All plums share three common characteristics: thin skin, a single central pit and a succulent flesh when ripe. Colors vary depending on variety. Fruits can be deep purple, rose-hued, ruby red, green and gold. The shape of plums is generally rounded with a central groove running longitudinal to the fruit's stem end. Flavors vary from sweet-tart to spicy and sub acid. Flesh consistency can vary from tender firm to having a melting quality. All plums continue to ripen once harvested.
Plums are available during the summer.
Plums are a stone fruit and members of the Rosaceae family and classified under the genus, Prunus, along with peaches, cherries, almonds and apricots. There are three species of plums, Japanese (P. salicina) European (P. domestica) and American (P. americana). Fruits vary in shape, size, flavor, and color according to cultivar. Subspecies include Damsons, Bullace and Greeengage. All plums share the same percentage of naturally occurring sugars, which is 10%. However fruit breeding since the 19th century has increased plum cultivars' sugar content to reach above 20%. The benchmark plum variety is the Santa Rosa plum, a Japanese plum developed in America by Luther Burbank in 1906. Plums' greatest offspring is perhaps the pluot, a plum-apricot hybrid created to meet the demands of evolving palates.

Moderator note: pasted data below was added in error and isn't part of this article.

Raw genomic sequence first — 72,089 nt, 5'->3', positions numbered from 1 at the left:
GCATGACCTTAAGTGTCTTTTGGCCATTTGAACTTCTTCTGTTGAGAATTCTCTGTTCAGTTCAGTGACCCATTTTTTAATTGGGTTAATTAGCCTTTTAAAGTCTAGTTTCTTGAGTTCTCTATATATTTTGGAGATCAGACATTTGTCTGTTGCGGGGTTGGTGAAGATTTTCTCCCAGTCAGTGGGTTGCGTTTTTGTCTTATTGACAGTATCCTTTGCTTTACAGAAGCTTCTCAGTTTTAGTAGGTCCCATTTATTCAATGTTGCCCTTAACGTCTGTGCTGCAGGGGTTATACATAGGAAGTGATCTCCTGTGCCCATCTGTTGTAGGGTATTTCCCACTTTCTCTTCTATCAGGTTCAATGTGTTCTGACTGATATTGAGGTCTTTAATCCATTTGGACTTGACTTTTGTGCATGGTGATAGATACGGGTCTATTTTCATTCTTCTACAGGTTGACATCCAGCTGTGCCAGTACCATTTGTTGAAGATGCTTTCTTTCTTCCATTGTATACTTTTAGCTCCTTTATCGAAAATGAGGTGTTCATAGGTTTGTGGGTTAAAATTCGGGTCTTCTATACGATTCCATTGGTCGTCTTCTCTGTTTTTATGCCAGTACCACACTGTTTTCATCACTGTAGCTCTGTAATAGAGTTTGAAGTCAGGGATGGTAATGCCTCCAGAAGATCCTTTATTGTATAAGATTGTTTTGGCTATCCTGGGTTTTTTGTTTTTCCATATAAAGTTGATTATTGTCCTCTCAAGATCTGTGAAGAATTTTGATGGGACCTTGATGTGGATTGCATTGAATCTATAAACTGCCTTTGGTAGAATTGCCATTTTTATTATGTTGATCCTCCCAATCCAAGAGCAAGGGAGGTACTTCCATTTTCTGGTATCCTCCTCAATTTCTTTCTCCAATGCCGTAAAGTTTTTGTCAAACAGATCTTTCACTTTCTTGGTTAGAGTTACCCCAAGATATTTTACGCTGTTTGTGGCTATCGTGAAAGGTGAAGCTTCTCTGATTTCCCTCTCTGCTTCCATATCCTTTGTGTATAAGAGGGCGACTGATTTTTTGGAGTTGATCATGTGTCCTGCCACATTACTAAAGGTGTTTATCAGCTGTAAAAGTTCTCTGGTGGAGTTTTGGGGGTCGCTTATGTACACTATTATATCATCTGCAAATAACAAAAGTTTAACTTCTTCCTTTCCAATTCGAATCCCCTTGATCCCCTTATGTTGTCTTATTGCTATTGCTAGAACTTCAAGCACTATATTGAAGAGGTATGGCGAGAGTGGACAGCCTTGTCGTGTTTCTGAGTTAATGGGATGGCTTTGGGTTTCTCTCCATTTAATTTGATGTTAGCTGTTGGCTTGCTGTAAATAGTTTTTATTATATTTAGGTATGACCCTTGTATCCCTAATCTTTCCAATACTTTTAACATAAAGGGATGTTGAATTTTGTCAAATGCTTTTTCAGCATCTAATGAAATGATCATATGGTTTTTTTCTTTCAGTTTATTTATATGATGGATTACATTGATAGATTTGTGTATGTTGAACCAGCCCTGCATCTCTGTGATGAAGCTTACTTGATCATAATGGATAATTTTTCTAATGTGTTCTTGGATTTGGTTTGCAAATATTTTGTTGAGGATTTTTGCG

Plums are a good source of potassium, calcium, phosphate, vitamin C and B complex vitamins which have a great importance to the process of metabolism and nervous system health.
Plums are a versatile culinary ingredient with possible uses centuries old. They can be used for fresh eating, preserved using various methods, including pickling and of course, they can be dried to prune form. Plums can be used as a salad ingredient, as a compote for savory applications, used as the principle ingredient in desserts such as cakes, crumbles and ice creams and they can even be the base for a summer vinaigrette. Plums have a wide array of culinary pairings that are both savory and sweet. Such pairings include anise, arugula, basil, cherries, chiles, cinnamon, cream, dates, figs, chocolate, nectarines, peaches, citrus, pork, lamb, aged and fresh cheeses, lettuce greens, almonds, pistachios, grilled scallops, brandy, red wine and light-bodied vinegars.